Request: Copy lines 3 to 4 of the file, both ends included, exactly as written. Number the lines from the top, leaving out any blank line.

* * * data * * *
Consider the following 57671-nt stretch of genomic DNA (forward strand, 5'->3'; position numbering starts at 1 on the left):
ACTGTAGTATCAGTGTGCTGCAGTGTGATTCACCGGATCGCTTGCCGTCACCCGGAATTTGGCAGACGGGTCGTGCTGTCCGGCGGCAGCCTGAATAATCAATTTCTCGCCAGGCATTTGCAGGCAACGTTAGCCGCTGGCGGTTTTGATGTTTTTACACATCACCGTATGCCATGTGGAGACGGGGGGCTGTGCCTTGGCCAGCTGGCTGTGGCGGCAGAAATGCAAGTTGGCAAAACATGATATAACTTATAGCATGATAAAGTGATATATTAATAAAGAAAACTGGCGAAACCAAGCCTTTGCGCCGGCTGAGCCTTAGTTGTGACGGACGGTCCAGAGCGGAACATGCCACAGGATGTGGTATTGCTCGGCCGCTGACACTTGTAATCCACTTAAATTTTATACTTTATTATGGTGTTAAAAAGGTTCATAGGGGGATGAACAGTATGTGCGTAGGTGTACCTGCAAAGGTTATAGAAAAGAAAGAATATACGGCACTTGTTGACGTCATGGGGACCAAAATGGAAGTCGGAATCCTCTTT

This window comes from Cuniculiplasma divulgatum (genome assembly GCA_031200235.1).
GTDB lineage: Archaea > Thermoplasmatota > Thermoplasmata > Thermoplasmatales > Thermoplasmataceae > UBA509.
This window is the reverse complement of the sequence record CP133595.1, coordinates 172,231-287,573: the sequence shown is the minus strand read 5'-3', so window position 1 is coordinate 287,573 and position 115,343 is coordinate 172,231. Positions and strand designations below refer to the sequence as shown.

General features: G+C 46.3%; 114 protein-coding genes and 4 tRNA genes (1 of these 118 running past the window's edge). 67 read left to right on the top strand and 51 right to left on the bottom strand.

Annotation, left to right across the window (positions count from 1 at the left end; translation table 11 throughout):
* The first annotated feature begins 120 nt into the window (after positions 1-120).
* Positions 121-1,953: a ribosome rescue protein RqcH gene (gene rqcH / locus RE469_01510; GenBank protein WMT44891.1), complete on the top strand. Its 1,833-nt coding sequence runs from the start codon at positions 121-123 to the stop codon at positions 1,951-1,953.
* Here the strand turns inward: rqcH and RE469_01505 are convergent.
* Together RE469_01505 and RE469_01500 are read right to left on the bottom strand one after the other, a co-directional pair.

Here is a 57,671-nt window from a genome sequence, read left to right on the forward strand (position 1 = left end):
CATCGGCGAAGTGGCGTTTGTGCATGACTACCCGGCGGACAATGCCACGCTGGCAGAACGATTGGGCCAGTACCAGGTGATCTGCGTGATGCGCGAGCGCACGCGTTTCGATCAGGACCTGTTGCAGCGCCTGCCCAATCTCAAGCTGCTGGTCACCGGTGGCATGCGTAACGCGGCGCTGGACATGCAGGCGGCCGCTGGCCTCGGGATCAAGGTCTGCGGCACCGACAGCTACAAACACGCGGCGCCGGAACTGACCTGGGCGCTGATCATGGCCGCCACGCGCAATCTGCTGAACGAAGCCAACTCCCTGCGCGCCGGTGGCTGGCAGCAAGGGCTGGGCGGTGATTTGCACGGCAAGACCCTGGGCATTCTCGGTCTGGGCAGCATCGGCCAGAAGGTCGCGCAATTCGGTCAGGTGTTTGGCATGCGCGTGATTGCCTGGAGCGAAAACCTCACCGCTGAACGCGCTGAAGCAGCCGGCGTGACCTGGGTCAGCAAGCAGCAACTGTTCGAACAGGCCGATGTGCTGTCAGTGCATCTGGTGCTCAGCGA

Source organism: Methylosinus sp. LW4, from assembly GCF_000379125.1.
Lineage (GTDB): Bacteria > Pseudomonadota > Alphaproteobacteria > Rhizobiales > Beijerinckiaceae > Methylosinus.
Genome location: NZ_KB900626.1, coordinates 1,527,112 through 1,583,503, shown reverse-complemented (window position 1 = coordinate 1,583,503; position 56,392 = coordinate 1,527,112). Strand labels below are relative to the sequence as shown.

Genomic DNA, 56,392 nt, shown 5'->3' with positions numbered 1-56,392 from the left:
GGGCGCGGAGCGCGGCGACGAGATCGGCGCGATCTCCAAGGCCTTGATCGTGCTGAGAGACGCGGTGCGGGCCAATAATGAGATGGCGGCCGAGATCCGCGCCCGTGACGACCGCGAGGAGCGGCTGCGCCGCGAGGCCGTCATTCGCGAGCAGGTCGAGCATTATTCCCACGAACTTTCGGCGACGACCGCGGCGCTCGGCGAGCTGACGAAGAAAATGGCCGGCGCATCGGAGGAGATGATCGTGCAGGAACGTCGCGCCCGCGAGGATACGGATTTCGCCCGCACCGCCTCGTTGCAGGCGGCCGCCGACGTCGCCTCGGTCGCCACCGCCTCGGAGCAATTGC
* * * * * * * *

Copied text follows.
This window comes from Cuniculiplasma divulgatum (genome assembly GCA_031200235.1).
GTDB lineage: Archaea > Thermoplasmatota > Thermoplasmata > Thermoplasmatales > Thermoplasmataceae > UBA509.